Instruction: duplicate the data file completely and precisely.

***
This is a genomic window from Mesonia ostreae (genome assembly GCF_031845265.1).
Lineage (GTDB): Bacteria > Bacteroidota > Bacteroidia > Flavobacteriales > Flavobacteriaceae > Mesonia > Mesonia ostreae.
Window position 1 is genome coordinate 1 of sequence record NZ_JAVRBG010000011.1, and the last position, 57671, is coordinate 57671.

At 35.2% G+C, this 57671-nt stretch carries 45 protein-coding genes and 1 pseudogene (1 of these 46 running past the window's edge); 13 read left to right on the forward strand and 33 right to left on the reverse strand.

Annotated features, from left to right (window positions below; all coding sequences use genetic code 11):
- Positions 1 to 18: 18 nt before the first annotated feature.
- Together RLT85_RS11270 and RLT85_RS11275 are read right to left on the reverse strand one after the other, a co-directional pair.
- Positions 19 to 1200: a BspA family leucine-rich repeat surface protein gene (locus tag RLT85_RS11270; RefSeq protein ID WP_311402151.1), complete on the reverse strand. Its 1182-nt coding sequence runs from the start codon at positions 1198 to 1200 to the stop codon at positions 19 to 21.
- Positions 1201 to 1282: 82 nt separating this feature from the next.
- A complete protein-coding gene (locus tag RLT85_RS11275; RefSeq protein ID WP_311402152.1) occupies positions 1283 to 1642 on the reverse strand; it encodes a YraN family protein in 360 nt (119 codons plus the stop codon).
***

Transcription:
This is a genomic window from Mesonia ostreae (genome assembly GCF_031845265.1).
Lineage (GTDB): Bacteria > Bacteroidota > Bacteroidia > Flavobacteriales > Flavobacteriaceae > Mesonia > Mesonia ostreae.
Window position 1 is genome coordinate 1 of sequence record NZ_JAVRBG010000011.1, and the last position, 57671, is coordinate 57671.

At 35.2% G+C, this 57671-nt stretch carries 45 protein-coding genes and 1 pseudogene (1 of these 46 running past the window's edge); 13 read left to right on the forward strand and 33 right to left on the reverse strand.

Annotated features, from left to right (window positions below; all coding sequences use genetic code 11):
- Positions 1 to 18: 18 nt before the first annotated feature.
- Together RLT85_RS11270 and RLT85_RS11275 are read right to left on the reverse strand one after the other, a co-directional pair.
- Positions 19 to 1200: a BspA family leucine-rich repeat surface protein gene (locus tag RLT85_RS11270; RefSeq protein ID WP_311402151.1), complete on the reverse strand. Its 1182-nt coding sequence runs from the start codon at positions 1198 to 1200 to the stop codon at positions 19 to 21.
- Positions 1201 to 1282: 82 nt separating this feature from the next.
- A complete protein-coding gene (locus tag RLT85_RS11275; RefSeq protein ID WP_311402152.1) occupies positions 1283 to 1642 on the reverse strand; it encodes a YraN family protein in 360 nt (119 codons plus the stop codon).